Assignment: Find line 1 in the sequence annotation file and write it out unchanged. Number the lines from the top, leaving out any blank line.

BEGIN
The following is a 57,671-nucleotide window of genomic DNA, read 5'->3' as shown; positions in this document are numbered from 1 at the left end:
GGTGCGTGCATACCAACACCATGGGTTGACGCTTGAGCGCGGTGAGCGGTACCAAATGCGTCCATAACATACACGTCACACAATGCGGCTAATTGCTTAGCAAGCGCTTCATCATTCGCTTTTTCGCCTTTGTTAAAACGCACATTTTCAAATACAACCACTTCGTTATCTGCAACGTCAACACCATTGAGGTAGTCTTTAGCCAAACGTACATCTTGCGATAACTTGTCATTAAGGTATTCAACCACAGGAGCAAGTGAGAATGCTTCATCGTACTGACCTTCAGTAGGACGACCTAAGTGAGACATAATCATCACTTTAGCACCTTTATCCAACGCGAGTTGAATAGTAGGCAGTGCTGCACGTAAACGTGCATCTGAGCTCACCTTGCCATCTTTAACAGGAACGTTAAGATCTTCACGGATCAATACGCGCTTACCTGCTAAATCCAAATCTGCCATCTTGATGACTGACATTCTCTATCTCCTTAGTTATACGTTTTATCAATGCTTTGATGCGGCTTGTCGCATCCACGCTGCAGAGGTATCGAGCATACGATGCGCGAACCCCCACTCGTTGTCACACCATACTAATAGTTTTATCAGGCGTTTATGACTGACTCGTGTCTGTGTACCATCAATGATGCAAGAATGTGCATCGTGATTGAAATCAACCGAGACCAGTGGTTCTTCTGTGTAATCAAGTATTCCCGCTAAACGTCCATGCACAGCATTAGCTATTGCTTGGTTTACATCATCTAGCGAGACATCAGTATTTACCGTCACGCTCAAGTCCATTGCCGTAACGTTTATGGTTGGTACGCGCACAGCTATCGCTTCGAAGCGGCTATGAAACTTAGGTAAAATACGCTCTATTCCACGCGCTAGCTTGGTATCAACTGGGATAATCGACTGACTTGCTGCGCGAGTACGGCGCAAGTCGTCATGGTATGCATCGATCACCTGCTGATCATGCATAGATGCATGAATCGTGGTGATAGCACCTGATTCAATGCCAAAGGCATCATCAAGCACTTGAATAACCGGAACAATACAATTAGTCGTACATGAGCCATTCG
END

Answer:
The following is a 57,671-nucleotide window of genomic DNA, read 5'->3' as shown; positions in this document are numbered from 1 at the left end: